The unit has some interesting features – two wheels of rotating dichroic gobos is a big plus, as is the prism effect that splits the beam into two functioning beams.  Oh, and let’s not forget the 850W lamp that puts out 20,000 lumens on 120V.  I mean, it is an impressive fixture, both functionally and aesthetically.  What blows my mind about the unit is the increase in usability that Richard Belliveau and his team of awesome geeks have put into the Intellaspot XT-1.  USABILITY.  Say it with me, everybody:

USABILITY!

What the hell am I talking about here with the Intellaspot XT-1 and usability?  Well, for starters, the fixture is BALANCED.  When you go grab it off of a lighting position and get ready to stick it in the case, it is amazingly easy to manipulate.  Richard Belliveau and I had a great session before the fixture was released where we just took the unit out of the case and put it back in several times.  It was exhilarating.    There are a LOT of major market fixtures that are a NIGHTMARE to get in and out of their cases.  Not the Intellaspot XT-1.

IT’S MODULAR!  Power supply go bad?  You pull it out and replace it.  Color wheel stop working?  You take the bulkhead out and replace it.  MODULAR.  Screws in the fixture lids are captive, so that when you’re dangling by your bunk sock on a piece of truss trying to repair a fixture, and inevitably every unit goes down, you can do so without bouncing screws and hardware off of the stage floor.  There are bumpers on the front of the head so that when a stagehand or electrician drags the fixture across the floor, the lens and optics don’t get all screwed up.  The handles on the sides are comfortable and not shaped like hand breakers that just smash your phalanges when you put the weight of the unit on your hand.

Doesn’t it seem like all of this stuff should be a great idea?  High End thinks so.

Let’s look at PRG’s Bad Boy:

PRG’s Bad Boy is my other favorite fixture right now – besides the 48,000 lumens coming from its 1200W lamp, it’s a massive bright beast that is fast, steady, has some amazing – no, stunning – features (like split beamgobo morphing and tri-split colors).  If you’ve seen it, you know how beautiful its photons really are.

What tickles me about the fixture is again in the realm of usability.  Bad Boy’s lenses (all eleventeen of them) have a subroutine in the brain of the unit that opens up the lens train, lens at a time, so that they can be cleaned.  GO FIGURE.  The fixture has a big ol’ bright LED that tells you whether the unit has communication (green LED) or no data (red LED).  Have you seen the interface for the unit?  It’s like HAL from 2001 – I’m sorry Dave, but YES THE FIXTURE CAN REMEMBER WHAT WENT WRONG.  Reports, error logs, test sequences, and all kinds of other user-driven tidbits come from PRG’s excellent user experience.  I know the kinds of folks working over at PRG – one of the guys I know and am fond of, Adam DeWitt, is a smart freaking cookie – when you have people like that working on a fixture, then it gets done right.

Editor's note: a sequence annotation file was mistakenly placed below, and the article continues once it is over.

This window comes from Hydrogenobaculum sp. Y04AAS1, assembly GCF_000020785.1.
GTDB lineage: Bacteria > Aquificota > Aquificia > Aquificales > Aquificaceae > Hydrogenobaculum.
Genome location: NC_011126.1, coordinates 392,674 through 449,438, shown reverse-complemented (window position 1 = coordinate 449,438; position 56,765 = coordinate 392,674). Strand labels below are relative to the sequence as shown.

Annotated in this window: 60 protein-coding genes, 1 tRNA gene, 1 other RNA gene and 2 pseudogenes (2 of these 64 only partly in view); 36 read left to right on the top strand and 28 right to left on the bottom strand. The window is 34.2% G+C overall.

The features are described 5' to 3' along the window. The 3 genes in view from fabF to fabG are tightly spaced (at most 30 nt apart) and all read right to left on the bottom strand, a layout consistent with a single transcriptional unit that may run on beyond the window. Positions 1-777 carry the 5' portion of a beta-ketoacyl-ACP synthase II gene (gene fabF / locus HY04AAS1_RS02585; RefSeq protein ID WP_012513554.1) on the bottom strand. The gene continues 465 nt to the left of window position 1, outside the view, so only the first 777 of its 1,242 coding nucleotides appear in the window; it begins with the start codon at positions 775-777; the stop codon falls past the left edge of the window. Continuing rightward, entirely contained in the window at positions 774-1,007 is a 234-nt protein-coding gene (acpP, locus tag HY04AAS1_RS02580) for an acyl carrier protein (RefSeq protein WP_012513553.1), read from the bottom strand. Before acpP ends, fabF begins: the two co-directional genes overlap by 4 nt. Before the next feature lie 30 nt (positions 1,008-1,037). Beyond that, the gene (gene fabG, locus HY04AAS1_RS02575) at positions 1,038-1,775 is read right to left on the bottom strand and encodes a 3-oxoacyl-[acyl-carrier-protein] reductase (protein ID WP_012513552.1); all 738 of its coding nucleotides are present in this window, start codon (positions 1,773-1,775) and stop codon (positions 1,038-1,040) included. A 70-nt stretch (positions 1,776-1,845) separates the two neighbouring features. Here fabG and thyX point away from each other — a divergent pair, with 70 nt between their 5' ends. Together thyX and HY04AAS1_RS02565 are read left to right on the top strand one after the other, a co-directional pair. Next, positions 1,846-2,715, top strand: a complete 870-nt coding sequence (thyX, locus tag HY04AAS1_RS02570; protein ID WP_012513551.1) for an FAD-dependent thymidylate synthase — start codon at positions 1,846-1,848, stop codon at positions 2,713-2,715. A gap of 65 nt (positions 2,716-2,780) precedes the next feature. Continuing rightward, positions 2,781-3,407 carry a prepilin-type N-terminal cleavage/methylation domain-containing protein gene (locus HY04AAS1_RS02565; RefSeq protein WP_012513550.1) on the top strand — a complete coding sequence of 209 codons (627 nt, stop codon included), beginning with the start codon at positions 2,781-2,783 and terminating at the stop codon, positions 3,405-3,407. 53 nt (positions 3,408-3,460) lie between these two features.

Research and Development time and money is worth it, lighting companies across the world.  Please believe me.  Stop putting out crap when you could put out something respectable like the two units above.

I think this is a general message for the future of moving light technology in general.  Lighting companies – when you make something, make it so that it is usable.  Not just usable to designers, but usable to the people who keep the show looking as amazing as you envisioned it when you first developed the cool visual features that the fixture can make.  Follow Richard Belliveau and Jim Bornhorst’s leads when you’re in the research room – the people who work on your gear want it to be an awesome experience.

PRG at LDI 2010

I had a chance to get up-close and personal with the Bad Boy CMY at LDI 2010 this year, having the demo from Chris Conti with PRG.  I’m a big fan of the Bad Boy fixture, and I have been for quite some time – I posted about it from the last LDI, in Orlando in 2009.  They’ve added the element of CMY mixing to the Bad Boy – I’m a fan of the quantum color mixing, but CMY is also very important to have available for a moving head for the obvious reasons.

Check out some images, I’ve got video coming soon!

The actual PRG booth – a replica of the 438 grid panels they installed into the National Convention Center in Qatar.

Big beautiful beams from the Bad Boy luminaire.

One of my favorite gobos, InLight Gobos‘ “Rubber Band Ball,” that comes standard with the Bad Boy!

Check out a gallery of PRG/Bad Boy images – click on one image and a viewer will open up for your convenience!

A Total Moment of Randomness – My Fourth Phase T-Shirt

I was throwing out some old t-shirts this weekend, and I came across one of my favorite t-shirts ever – my old Fourth Phase UK shirt!  For most of you this will probably be one of those “what the hell is Jim talking about?” moments, but for the people who know Fourth Phase from the days before they became part of PRG, I hope you enjoy the memories!  Fourth Phase doesn’t exist anymore, but I spent some time putting together some cool rigs in their warehouse!